Store detective

Store detective

A store detective is employed to deter and detect theft in retail outlets. Store Detectives is one of many common and less frequently used terms in the retail industry. More common terms today with major retailers are Loss Prevention Agent, Detective or Investigator and Asset Protection Officer or Investigator. Special Officer, once common, is now rarely used except in jurisdictions that still allow it.

Store detectives may be self-employed on a contract basis but most are employees of the retailer, of a security firm with an outsourcing arrangement with the retailer, or of an agency with a similar agreement.

The job involves patrolling stores in the role of an ordinary shopper, watching for shoplifters. The detective follows any shopper behaving suspiciously, and keeps records of such observations. The key difference between a store detective and a security guard is that the former's role is covert. Store detectives can detain and arrest individuals they actually see committing an indictable offence such as stealing, but so can any ordinary citizen. Otherwise, store detectives have no legal right to detain people, search them or ask a person to accompany him/her to a store office.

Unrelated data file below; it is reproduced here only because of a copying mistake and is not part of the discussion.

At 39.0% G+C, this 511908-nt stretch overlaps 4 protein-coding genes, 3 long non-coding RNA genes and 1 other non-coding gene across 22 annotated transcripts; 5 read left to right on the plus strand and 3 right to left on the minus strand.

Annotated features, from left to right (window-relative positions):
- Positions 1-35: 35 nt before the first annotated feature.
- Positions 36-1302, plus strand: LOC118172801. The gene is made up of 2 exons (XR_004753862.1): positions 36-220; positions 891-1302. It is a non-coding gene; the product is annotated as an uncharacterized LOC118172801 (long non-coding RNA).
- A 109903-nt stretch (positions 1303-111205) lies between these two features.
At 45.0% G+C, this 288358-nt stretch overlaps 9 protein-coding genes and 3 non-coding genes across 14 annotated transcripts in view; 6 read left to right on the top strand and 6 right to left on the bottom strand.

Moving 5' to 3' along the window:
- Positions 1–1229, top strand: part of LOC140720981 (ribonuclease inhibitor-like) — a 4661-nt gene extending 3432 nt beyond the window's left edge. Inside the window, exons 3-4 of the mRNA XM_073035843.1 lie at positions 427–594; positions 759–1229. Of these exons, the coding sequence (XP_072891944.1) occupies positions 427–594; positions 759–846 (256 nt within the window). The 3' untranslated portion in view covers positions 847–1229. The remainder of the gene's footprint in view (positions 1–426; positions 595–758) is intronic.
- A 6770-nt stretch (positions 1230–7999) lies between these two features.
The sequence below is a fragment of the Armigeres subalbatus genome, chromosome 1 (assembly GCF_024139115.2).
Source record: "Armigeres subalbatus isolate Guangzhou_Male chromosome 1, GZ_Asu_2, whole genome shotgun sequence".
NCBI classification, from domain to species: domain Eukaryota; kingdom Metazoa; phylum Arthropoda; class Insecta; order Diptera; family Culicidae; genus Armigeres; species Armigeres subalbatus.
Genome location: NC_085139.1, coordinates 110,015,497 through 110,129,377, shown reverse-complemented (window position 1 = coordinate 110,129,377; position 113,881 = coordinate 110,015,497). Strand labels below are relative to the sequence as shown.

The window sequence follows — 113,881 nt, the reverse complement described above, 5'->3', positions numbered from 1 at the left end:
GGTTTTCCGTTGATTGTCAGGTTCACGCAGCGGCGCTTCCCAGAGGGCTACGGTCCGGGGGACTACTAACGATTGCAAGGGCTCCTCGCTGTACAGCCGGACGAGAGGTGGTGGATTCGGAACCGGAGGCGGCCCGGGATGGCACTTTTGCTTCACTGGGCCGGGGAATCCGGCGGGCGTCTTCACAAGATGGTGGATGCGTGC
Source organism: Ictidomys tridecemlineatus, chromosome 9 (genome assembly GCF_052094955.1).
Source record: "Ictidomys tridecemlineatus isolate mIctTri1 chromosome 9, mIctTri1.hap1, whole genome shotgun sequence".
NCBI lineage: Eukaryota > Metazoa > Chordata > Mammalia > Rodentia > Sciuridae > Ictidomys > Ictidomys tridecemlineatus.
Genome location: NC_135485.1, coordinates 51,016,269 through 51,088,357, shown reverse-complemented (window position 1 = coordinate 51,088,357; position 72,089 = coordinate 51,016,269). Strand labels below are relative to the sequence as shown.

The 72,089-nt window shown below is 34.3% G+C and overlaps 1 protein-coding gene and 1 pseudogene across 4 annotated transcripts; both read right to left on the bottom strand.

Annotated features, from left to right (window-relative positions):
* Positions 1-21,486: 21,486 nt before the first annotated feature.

Most stores require their detectives to have stable work histories and no criminal record. Common backgrounds include the armed services, rescue services, and security. In the UK, distance learning courses in store detection are offered by The Security Industry Training Organisation.

Additional Responsibilities of the Store Detective

Many retail companies assign the task of investigating check and credit card fraud activity as well as employee theft activity to the Store Detective. They work closely with law enforcement on such cases whether it is on the local, state or federal level. Companies also assign the Store Detective the task of seaching employee lockers and bags at random.

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